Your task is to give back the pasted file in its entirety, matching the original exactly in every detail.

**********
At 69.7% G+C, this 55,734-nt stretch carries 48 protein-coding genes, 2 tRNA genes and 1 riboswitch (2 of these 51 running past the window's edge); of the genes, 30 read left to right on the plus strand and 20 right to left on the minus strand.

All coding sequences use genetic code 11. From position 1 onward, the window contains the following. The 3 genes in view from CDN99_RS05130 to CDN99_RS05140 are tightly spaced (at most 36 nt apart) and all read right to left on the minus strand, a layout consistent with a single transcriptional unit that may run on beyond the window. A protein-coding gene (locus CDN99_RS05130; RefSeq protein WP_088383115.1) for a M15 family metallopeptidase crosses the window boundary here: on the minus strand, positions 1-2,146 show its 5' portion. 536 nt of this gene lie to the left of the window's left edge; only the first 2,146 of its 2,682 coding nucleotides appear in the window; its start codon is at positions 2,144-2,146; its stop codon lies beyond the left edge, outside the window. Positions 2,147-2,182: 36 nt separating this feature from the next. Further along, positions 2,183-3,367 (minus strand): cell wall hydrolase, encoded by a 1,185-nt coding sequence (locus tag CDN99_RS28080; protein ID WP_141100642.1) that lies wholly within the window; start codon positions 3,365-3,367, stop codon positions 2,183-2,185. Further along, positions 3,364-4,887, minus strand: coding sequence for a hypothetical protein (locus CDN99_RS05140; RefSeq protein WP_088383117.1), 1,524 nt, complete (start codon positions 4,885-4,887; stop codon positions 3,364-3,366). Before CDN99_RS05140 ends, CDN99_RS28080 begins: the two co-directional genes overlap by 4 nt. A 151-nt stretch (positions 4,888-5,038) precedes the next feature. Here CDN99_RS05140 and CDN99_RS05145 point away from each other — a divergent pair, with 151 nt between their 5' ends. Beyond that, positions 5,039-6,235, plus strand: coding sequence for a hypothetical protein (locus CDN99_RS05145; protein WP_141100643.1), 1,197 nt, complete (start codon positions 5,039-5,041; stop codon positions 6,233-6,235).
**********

At 69.7% G+C, this 55,734-nt stretch carries 48 protein-coding genes, 2 tRNA genes and 1 riboswitch (2 of these 51 running past the window's edge); of the genes, 30 read left to right on the plus strand and 20 right to left on the minus strand.

All coding sequences use genetic code 11. From position 1 onward, the window contains the following. The 3 genes in view from CDN99_RS05130 to CDN99_RS05140 are tightly spaced (at most 36 nt apart) and all read right to left on the minus strand, a layout consistent with a single transcriptional unit that may run on beyond the window. A protein-coding gene (locus CDN99_RS05130; RefSeq protein WP_088383115.1) for a M15 family metallopeptidase crosses the window boundary here: on the minus strand, positions 1-2,146 show its 5' portion. 536 nt of this gene lie to the left of the window's left edge; only the first 2,146 of its 2,682 coding nucleotides appear in the window; its start codon is at positions 2,144-2,146; its stop codon lies beyond the left edge, outside the window. Positions 2,147-2,182: 36 nt separating this feature from the next. Further along, positions 2,183-3,367 (minus strand): cell wall hydrolase, encoded by a 1,185-nt coding sequence (locus tag CDN99_RS28080; protein ID WP_141100642.1) that lies wholly within the window; start codon positions 3,365-3,367, stop codon positions 2,183-2,185. Further along, positions 3,364-4,887, minus strand: coding sequence for a hypothetical protein (locus CDN99_RS05140; RefSeq protein WP_088383117.1), 1,524 nt, complete (start codon positions 4,885-4,887; stop codon positions 3,364-3,366). Before CDN99_RS05140 ends, CDN99_RS28080 begins: the two co-directional genes overlap by 4 nt. A 151-nt stretch (positions 4,888-5,038) precedes the next feature. Here CDN99_RS05140 and CDN99_RS05145 point away from each other — a divergent pair, with 151 nt between their 5' ends. Beyond that, positions 5,039-6,235, plus strand: coding sequence for a hypothetical protein (locus CDN99_RS05145; protein WP_141100643.1), 1,197 nt, complete (start codon positions 5,039-5,041; stop codon positions 6,233-6,235).